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A new form of the Kronos banking Trojan called Osiris was recently discovered using an advanced evasion technique known as process impersonation. How does Osiris use process impersonation and what threats does it pose?
Endpoint security tools, such as antimalware and endpoint detection and response tools, have made significant progress in detecting advanced attack techniques. These tools can detect many different attacks, like malicious PowerShell scripts and other potentially malicious actions.
The newly uncovered Osiris banking Trojan, which appears to be an update to the Kronos banking Trojan, added a new functionality -- process impersonation -- and it may not be detected by all endpoint security tools.
Process impersonation occurs when malware tries to look like a legitimate executable on an endpoint by using the same name as a legitimate process when it runs or when it uses dynamic-link library injection to inject malicious code into a running process. To use process impersonation, the malware must execute its code on the endpoint.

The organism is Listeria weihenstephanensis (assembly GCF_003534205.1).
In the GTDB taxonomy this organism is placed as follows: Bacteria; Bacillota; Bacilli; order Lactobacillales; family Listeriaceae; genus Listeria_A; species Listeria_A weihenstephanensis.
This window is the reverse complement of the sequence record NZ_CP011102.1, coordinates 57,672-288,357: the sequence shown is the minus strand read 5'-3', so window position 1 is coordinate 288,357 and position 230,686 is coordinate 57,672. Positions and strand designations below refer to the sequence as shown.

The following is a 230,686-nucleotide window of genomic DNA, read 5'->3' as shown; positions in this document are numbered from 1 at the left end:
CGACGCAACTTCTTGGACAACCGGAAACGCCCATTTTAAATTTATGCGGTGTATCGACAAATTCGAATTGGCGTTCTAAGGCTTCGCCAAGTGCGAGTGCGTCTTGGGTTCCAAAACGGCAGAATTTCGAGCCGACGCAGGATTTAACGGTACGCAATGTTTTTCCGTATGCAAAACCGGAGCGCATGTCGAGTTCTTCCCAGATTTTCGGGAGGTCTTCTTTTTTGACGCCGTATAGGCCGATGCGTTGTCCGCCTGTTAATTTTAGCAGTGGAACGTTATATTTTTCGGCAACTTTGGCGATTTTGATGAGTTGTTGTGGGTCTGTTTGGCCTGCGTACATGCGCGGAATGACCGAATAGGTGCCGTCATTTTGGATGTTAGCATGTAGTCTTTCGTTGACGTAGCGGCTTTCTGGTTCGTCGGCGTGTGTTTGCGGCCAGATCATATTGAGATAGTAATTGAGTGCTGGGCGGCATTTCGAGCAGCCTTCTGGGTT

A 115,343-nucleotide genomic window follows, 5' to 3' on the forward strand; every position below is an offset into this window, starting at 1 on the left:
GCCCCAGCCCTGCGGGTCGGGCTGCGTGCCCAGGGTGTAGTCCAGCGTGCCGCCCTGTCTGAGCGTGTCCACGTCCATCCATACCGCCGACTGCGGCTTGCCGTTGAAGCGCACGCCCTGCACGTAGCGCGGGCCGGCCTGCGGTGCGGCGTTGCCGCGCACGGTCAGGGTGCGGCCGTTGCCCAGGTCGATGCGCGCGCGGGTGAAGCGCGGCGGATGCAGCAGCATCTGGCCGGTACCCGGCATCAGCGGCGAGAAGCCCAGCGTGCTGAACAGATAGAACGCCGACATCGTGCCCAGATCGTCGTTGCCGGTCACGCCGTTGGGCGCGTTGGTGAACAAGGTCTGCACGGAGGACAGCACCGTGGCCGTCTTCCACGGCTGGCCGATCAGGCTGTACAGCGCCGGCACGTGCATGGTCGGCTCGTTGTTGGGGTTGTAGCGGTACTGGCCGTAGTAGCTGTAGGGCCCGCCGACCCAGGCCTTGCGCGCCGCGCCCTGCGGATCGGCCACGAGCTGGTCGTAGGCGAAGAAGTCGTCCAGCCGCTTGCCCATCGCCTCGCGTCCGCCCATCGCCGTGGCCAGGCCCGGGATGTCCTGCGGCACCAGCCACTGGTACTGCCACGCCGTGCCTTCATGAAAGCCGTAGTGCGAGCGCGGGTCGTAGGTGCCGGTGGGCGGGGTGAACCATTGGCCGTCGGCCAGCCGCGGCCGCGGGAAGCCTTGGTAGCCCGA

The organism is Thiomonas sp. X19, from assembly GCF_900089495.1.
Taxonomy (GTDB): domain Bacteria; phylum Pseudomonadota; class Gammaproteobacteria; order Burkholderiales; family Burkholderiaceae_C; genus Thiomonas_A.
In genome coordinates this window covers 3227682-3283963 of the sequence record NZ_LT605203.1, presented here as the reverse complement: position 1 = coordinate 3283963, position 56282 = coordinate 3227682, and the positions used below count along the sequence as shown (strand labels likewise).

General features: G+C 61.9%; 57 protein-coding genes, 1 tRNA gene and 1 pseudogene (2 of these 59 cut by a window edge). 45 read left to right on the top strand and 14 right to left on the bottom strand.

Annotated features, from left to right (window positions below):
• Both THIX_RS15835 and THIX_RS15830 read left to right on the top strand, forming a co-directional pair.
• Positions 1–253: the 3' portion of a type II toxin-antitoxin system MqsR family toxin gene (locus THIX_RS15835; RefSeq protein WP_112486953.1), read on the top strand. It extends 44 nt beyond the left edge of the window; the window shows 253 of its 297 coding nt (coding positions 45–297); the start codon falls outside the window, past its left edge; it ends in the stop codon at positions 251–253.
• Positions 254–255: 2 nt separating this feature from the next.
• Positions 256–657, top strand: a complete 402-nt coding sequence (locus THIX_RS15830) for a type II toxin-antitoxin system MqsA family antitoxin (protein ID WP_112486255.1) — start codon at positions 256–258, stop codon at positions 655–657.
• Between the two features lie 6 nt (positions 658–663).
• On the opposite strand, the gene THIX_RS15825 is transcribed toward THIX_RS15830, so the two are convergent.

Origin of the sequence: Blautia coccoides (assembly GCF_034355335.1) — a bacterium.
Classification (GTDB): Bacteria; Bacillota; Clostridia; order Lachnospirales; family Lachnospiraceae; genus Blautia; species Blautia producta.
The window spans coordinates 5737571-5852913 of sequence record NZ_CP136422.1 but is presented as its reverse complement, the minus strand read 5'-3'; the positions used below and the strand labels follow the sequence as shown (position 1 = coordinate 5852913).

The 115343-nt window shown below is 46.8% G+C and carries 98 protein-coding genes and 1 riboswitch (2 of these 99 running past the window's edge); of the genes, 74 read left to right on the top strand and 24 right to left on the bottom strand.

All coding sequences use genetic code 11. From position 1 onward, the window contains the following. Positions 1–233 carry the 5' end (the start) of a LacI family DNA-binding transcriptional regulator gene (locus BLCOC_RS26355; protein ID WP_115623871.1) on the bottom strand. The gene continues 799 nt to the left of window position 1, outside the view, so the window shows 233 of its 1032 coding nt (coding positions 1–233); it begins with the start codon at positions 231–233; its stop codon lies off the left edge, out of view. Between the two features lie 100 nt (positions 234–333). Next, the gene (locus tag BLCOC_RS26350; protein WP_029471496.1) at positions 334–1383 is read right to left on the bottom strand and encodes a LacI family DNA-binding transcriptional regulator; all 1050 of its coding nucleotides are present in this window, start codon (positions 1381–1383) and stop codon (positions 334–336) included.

Adding process impersonation to existing malware can make it more difficult for endpoint security tools to identify the malware and stop the attack. It also makes investigating an incident significantly more difficult if the system doesn't have sufficient logging.
If your endpoint security tools don't have the capability to log process impersonation, process hollowing or process doppelgänging, then you may want to inquire with your vendor about when the functionality is going to be added or start looking for a new endpoint security tool.
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